UBQ Materials, climate tech developer of advanced materials made from unsorted household waste, has created the first ever waste-based 3D filament made with UBQ, the company's climate positive thermoplastic, which it developed in partnership with Plastics App, a leading R&D company in tailor-made applicative innovation for polymers and plastics. The novel filament brings a new sustainable option to the additive manufacturing space by enabling 3D printing with a significantly reduced carbon footprint. The company has recently won a sustainability reward for their product.
"3D printing enables manufacturers across industries the option to design complex products with near immediate customizations that otherwise might be impossible to produce using conventional manufacturing methods," said Tato Bigio, Co-CEO and Co-founder of UBQ Materials. "The use of UBQ in the printing filament offers manufacturers the ability to gain the benefits of 3D printing, while capitalizing on the reduced carbon footprint enabled by UBQ. With this innovation, 3D printing may become the most environmentally conscious means of production available." For further information see the IDTechEx report on 3D Printed Materials Market 2020-2030: COVID Edition.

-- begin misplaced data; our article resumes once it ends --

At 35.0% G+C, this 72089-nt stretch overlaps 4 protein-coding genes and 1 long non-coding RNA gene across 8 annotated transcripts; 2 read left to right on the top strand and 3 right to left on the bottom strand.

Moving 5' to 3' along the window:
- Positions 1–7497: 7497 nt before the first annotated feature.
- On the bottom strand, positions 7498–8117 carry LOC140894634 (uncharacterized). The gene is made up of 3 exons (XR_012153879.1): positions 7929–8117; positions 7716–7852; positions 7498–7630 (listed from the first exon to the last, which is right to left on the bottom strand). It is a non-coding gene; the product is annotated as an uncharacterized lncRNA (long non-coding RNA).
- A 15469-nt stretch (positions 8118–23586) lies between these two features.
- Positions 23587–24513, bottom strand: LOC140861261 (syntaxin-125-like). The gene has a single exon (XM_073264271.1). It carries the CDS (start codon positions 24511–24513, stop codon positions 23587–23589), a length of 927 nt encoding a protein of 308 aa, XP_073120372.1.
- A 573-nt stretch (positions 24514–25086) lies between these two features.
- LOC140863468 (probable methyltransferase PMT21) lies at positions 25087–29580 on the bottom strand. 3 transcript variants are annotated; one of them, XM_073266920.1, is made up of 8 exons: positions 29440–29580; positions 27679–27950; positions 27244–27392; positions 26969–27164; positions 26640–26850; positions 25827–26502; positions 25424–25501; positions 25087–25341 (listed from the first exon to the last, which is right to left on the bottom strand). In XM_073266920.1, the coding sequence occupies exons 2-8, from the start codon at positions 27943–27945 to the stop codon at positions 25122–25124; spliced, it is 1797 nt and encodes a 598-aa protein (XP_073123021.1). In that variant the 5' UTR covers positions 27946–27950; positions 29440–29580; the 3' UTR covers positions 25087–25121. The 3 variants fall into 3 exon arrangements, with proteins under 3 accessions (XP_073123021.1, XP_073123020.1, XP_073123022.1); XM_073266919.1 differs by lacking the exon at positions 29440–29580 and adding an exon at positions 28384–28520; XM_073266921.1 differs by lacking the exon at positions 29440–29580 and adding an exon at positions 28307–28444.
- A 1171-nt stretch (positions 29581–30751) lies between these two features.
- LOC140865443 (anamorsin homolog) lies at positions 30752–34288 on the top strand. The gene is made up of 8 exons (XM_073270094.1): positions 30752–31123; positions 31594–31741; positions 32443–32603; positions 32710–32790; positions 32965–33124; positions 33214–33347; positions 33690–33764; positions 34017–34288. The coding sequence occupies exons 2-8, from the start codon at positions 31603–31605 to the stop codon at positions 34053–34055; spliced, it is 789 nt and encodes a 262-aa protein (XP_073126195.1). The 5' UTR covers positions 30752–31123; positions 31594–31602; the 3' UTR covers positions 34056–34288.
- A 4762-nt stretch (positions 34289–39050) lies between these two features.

UBQ Materials converts unsorted landfill-destined waste, including all organics, into a fully recyclable thermoplastic that substitutes oil-based resins for manufacturing. 3D printing has typically relied on oil-based thermoplastics. With the UBQ-based 3D filaments, manufacturers can take full advantage of the flexibility and cost-efficiency of 3D printing, while maintaining a low-carbon footprint for eco-conscious production.
Source and top image: UBQ Materials